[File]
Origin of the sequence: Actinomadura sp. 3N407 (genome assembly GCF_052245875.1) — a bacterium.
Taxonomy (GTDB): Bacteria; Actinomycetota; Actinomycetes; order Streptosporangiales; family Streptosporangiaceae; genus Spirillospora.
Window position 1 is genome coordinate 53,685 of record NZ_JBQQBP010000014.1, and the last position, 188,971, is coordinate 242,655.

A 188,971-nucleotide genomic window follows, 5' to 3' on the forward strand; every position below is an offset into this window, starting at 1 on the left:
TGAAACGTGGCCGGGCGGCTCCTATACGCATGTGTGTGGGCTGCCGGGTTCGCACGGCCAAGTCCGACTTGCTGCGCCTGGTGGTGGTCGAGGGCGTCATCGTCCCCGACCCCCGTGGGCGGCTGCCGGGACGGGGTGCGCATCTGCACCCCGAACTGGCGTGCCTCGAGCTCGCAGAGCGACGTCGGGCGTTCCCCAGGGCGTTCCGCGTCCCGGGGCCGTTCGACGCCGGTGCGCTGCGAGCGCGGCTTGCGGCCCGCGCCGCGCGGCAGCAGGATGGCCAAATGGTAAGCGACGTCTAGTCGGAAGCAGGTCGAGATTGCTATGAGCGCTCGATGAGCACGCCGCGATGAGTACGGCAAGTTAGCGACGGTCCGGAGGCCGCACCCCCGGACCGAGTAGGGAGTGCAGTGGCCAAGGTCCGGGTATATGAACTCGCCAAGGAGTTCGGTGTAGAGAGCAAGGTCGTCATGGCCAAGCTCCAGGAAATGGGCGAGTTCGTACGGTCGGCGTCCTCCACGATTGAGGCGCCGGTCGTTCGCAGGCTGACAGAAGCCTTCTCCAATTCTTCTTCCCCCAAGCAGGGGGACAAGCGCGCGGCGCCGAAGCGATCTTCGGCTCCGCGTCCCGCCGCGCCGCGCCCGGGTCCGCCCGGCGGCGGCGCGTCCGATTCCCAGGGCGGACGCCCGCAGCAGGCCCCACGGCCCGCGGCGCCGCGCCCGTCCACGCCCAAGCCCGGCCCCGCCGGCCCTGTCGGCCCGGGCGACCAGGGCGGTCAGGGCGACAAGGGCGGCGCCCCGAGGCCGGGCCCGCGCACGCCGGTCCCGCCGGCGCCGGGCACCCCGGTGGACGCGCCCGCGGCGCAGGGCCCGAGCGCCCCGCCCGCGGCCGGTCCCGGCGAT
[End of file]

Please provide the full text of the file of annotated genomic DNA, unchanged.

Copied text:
Origin of the sequence: Actinomadura sp. 3N407 (genome assembly GCF_052245875.1) — a bacterium.
Taxonomy (GTDB): Bacteria; Actinomycetota; Actinomycetes; order Streptosporangiales; family Streptosporangiaceae; genus Spirillospora.
Window position 1 is genome coordinate 53,685 of record NZ_JBQQBP010000014.1, and the last position, 188,971, is coordinate 242,655.

A 188,971-nucleotide genomic window follows, 5' to 3' on the forward strand; every position below is an offset into this window, starting at 1 on the left:
TGAAACGTGGCCGGGCGGCTCCTATACGCATGTGTGTGGGCTGCCGGGTTCGCACGGCCAAGTCCGACTTGCTGCGCCTGGTGGTGGTCGAGGGCGTCATCGTCCCCGACCCCCGTGGGCGGCTGCCGGGACGGGGTGCGCATCTGCACCCCGAACTGGCGTGCCTCGAGCTCGCAGAGCGACGTCGGGCGTTCCCCAGGGCGTTCCGCGTCCCGGGGCCGTTCGACGCCGGTGCGCTGCGAGCGCGGCTTGCGGCCCGCGCCGCGCGGCAGCAGGATGGCCAAATGGTAAGCGACGTCTAGTCGGAAGCAGGTCGAGATTGCTATGAGCGCTCGATGAGCACGCCGCGATGAGTACGGCAAGTTAGCGACGGTCCGGAGGCCGCACCCCCGGACCGAGTAGGGAGTGCAGTGGCCAAGGTCCGGGTATATGAACTCGCCAAGGAGTTCGGTGTAGAGAGCAAGGTCGTCATGGCCAAGCTCCAGGAAATGGGCGAGTTCGTACGGTCGGCGTCCTCCACGATTGAGGCGCCGGTCGTTCGCAGGCTGACAGAAGCCTTCTCCAATTCTTCTTCCCCCAAGCAGGGGGACAAGCGCGCGGCGCCGAAGCGATCTTCGGCTCCGCGTCCCGCCGCGCCGCGCCCGGGTCCGCCCGGCGGCGGCGCGTCCGATTCCCAGGGCGGACGCCCGCAGCAGGCCCCACGGCCCGCGGCGCCGCGCCCGTCCACGCCCAAGCCCGGCCCCGCCGGCCCTGTCGGCCCGGGCGACCAGGGCGGTCAGGGCGACAAGGGCGGCGCCCCGAGGCCGGGCCCGCGCACGCCGGTCCCGCCGGCGCCGGGCACCCCGGTGGACGCGCCCGCGGCGCAGGGCCCGAGCGCCCCGCCCGCGGCCGGTCCCGGCGAT